[Arthur] Dove’s relationship with my father [Duncan Phillips]—launched, controlled, and sometimes distorted by the redoubtable Alfred Stieglitz—must stand as one of the most interesting and productive artist-patron relationships of modern times . . . Dove was the model of what [my father] wanted most to encourage—the independent artist with a powerful, fresh, and highly personal vision.—Laughlin Phillips
Arthur Dove (1880-1946) grew up in Geneva, New York. He attended Cornell University, where he took classes in pre-law to please his father and studied art to please himself. Following graduation, he became an illustrator, and eventually dedicated himself to painting. In his early work, Dove explored realistic subjects, such as still lifes, but by 1910, deeply influenced by his immersion in nature, he began to work abstractly, creating some of the first abstract paintings in the United States.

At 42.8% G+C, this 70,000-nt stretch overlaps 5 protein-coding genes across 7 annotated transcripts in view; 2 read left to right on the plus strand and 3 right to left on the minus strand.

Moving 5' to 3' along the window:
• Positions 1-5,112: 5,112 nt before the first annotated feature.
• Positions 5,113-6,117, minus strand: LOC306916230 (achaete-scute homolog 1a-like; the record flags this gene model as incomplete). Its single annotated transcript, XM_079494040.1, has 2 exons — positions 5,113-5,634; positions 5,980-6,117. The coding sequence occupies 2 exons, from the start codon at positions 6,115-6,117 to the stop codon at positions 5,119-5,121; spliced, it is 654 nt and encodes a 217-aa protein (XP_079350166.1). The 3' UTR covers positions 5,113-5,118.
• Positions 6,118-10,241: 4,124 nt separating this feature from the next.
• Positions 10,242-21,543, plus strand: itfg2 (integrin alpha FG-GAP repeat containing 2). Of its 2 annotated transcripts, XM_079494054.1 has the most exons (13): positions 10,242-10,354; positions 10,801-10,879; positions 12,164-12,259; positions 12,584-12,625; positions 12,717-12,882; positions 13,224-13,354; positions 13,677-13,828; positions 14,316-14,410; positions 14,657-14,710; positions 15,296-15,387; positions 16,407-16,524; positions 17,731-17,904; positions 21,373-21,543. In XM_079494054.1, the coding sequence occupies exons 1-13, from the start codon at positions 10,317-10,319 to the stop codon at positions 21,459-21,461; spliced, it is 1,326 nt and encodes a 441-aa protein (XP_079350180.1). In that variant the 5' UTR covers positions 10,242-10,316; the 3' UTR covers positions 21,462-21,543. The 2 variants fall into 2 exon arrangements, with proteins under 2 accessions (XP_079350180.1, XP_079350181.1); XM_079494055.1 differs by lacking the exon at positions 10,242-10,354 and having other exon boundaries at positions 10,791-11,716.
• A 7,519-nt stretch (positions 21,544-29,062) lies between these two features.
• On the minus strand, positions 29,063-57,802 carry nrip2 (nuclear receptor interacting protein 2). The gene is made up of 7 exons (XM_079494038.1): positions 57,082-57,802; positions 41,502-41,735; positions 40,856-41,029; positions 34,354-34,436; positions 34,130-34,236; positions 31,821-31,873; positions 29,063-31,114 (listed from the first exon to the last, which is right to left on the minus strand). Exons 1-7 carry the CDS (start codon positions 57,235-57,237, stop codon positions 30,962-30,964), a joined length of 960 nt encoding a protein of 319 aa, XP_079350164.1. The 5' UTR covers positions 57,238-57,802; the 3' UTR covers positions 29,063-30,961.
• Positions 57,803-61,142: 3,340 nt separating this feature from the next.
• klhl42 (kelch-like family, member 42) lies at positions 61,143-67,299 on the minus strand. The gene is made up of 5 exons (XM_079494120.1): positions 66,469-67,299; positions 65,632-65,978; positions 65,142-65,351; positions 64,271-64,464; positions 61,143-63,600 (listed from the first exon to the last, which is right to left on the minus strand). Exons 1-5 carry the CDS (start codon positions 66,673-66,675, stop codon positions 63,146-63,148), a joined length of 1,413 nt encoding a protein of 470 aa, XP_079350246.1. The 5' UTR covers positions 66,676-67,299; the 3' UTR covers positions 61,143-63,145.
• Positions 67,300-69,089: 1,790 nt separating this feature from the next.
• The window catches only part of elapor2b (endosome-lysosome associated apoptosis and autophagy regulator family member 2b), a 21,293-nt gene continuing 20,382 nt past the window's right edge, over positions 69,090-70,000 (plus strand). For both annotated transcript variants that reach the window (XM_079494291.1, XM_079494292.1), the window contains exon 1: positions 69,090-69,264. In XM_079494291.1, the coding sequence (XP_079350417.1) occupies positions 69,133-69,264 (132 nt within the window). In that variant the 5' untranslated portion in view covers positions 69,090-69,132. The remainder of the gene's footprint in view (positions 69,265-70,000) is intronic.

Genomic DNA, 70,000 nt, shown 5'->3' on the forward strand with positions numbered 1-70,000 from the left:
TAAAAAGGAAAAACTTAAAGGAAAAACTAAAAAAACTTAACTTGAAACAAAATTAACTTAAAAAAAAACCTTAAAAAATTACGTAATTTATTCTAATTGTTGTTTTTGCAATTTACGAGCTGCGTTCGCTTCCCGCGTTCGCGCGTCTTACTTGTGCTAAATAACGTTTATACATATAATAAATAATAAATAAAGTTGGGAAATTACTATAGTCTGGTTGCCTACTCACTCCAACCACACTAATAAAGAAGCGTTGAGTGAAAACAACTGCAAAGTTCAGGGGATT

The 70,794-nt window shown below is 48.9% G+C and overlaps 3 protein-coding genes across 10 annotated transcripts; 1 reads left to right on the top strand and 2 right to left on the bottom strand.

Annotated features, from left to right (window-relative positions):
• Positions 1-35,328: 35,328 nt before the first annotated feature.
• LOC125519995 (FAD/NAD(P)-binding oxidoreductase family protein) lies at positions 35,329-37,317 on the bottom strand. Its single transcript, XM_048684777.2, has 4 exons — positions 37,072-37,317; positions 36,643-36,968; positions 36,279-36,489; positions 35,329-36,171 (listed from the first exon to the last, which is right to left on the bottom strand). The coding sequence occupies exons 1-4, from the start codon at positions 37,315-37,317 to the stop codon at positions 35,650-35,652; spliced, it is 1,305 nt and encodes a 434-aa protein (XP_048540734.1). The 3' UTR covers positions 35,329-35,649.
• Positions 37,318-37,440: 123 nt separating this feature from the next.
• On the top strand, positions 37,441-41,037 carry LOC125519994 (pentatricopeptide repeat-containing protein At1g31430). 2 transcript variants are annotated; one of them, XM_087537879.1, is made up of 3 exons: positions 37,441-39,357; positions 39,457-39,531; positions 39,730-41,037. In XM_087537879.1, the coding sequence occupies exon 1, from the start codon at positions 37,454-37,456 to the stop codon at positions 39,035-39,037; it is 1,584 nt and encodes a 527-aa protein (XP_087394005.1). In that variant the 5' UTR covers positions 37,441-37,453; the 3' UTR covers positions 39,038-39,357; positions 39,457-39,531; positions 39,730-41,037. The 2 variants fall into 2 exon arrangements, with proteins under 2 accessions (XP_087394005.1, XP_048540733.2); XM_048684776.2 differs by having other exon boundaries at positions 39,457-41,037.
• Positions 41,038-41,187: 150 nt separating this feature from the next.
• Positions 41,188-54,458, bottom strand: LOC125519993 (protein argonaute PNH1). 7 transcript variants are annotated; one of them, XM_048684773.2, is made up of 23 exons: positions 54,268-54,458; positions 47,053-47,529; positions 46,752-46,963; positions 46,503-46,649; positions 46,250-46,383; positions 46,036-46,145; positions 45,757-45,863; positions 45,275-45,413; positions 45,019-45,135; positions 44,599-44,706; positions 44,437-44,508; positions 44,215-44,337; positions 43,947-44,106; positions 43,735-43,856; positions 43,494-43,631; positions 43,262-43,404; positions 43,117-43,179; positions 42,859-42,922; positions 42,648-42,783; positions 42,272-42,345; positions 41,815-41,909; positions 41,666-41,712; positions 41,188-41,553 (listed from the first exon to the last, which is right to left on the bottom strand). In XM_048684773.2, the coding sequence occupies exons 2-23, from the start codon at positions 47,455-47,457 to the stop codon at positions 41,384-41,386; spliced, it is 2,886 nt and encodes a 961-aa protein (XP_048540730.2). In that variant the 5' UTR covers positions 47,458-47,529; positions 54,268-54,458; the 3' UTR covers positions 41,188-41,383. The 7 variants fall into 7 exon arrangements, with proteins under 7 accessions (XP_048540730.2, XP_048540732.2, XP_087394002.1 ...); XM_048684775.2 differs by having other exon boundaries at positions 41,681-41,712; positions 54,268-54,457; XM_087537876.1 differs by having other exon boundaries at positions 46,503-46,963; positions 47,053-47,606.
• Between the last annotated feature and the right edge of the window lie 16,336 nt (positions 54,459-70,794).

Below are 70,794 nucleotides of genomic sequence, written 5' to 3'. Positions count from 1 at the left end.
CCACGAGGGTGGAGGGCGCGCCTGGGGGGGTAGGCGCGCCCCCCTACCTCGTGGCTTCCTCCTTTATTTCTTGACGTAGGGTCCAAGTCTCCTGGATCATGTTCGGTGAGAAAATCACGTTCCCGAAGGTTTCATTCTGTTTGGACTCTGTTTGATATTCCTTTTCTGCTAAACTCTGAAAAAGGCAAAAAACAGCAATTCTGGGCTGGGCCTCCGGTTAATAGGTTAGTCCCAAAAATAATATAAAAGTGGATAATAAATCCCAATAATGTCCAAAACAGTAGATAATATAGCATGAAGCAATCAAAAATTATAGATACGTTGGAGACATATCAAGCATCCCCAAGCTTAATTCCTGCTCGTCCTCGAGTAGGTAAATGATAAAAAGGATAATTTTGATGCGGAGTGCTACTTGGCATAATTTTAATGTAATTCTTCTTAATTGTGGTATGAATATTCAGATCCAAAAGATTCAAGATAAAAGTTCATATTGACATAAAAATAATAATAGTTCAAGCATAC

In 1912, Alfred Stieglitz (1864-1946), acclaimed photographer and gallery owner representing Georgia O’Keeffe, John Marin, and Marsden Hartley, among others, became Dove’s dealer. Beginning in 1930, museum founder Duncan Phillips (1886-1966) became Dove’s patron. He sent Dove a check for 50 dollars a month (which increased to 200 a month by 1944) in exchange for first choice of the artist’s paintings that were exhibited at Stieglitz’s gallery, which also allowed the artist to dedicate himself to painting. Phillips responded to Dove’s individuality, simple way of life, and his independence from European art movements. The Phillips Collection gave Dove his first museum retrospective in 1937 and owns 56 works by the artist—the largest collection of works by Dove in the world. Artist, patron, and gallery dealer exchanged hundreds of letters from 1926 to 1946, the year that Dove and Stieglitz died. This Reading Room exhibition examines their relationship through correspondence from the Phillips archives, photographs, and more.